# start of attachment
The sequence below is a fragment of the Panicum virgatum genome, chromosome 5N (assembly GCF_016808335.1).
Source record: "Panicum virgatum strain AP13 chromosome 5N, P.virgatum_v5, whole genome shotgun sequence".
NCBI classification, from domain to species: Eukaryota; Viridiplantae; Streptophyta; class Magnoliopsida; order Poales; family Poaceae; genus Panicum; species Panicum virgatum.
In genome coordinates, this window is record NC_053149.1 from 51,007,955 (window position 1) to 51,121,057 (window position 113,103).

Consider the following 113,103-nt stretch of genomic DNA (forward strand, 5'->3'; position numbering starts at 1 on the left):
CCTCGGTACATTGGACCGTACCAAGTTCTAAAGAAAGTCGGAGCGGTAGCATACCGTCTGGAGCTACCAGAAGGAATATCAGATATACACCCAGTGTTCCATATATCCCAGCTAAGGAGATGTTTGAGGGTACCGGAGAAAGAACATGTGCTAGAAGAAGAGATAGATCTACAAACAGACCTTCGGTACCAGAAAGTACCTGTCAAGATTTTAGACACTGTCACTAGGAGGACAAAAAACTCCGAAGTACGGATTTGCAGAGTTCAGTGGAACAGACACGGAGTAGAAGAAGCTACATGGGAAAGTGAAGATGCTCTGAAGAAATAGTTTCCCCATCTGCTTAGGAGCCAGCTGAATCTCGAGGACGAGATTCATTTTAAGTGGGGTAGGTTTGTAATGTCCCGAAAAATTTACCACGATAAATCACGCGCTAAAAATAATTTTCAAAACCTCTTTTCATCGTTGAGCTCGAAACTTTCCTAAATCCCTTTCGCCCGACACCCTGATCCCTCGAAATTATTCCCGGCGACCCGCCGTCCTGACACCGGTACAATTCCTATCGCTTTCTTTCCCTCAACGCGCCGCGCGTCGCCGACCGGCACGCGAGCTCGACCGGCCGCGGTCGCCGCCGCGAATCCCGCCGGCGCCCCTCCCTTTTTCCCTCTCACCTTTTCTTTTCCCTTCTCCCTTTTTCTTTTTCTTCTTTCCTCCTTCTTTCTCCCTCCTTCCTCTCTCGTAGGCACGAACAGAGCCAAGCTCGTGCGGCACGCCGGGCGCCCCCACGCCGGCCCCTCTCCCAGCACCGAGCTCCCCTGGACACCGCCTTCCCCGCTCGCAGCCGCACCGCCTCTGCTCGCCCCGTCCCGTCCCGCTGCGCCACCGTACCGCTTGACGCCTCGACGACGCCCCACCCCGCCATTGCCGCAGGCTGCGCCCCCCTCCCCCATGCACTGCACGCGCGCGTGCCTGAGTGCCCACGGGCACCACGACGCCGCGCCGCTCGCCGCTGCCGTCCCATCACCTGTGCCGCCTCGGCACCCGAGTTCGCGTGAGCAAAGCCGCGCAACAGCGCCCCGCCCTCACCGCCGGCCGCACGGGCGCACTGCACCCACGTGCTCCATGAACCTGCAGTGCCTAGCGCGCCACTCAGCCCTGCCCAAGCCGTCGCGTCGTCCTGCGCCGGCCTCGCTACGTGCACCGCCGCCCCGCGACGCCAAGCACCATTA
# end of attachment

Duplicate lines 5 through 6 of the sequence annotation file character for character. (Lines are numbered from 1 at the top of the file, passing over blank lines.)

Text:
Consider the following 113,103-nt stretch of genomic DNA (forward strand, 5'->3'; position numbering starts at 1 on the left):
CCTCGGTACATTGGACCGTACCAAGTTCTAAAGAAAGTCGGAGCGGTAGCATACCGTCTGGAGCTACCAGAAGGAATATCAGATATACACCCAGTGTTCCATATATCCCAGCTAAGGAGATGTTTGAGGGTACCGGAGAAAGAACATGTGCTAGAAGAAGAGATAGATCTACAAACAGACCTTCGGTACCAGAAAGTACCTGTCAAGATTTTAGACACTGTCACTAGGAGGACAAAAAACTCCGAAGTACGGATTTGCAGAGTTCAGTGGAACAGACACGGAGTAGAAGAAGCTACATGGGAAAGTGAAGATGCTCTGAAGAAATAGTTTCCCCATCTGCTTAGGAGCCAGCTGAATCTCGAGGACGAGATTCATTTTAAGTGGGGTAGGTTTGTAATGTCCCGAAAAATTTACCACGATAAATCACGCGCTAAAAATAATTTTCAAAACCTCTTTTCATCGTTGAGCTCGAAACTTTCCTAAATCCCTTTCGCCCGACACCCTGATCCCTCGAAATTATTCCCGGCGACCCGCCGTCCTGACACCGGTACAATTCCTATCGCTTTCTTTCCCTCAACGCGCCGCGCGTCGCCGACCGGCACGCGAGCTCGACCGGCCGCGGTCGCCGCCGCGAATCCCGCCGGCGCCCCTCCCTTTTTCCCTCTCACCTTTTCTTTTCCCTTCTCCCTTTTTCTTTTTCTTCTTTCCTCCTTCTTTCTCCCTCCTTCCTCTCTCGTAGGCACGAACAGAGCCAAGCTCGTGCGGCACGCCGGGCGCCCCCACGCCGGCCCCTCTCCCAGCACCGAGCTCCCCTGGACACCGCCTTCCCCGCTCGCAGCCGCACCGCCTCTGCTCGCCCCGTCCCGTCCCGCTGCGCCACCGTACCGCTTGACGCCTCGACGACGCCCCACCCCGCCATTGCCGCAGGCTGCGCCCCCCTCCCCCATGCACTGCACGCGCGCGTGCCTGAGTGCCCACGGGCACCACGACGCCGCGCCGCTCGCCGCTGCCGTCCCATCACCTGTGCCGCCTCGGCACCCGAGTTCGCGTGAGCAAAGCCGCGCAACAGCGCCCCGCCCTCACCGCCGGCCGCACGGGCGCACTGCACCCACGTGCTCCATGAACCTGCAGTGCCTAGCGCGCCACTCAGCCCTGCCCAAGCCGTCGCGTCGTCCTGCGCCGGCCTCGCTACGTGCACCGCCGCCCCGCGACGCCAAGCACCATTA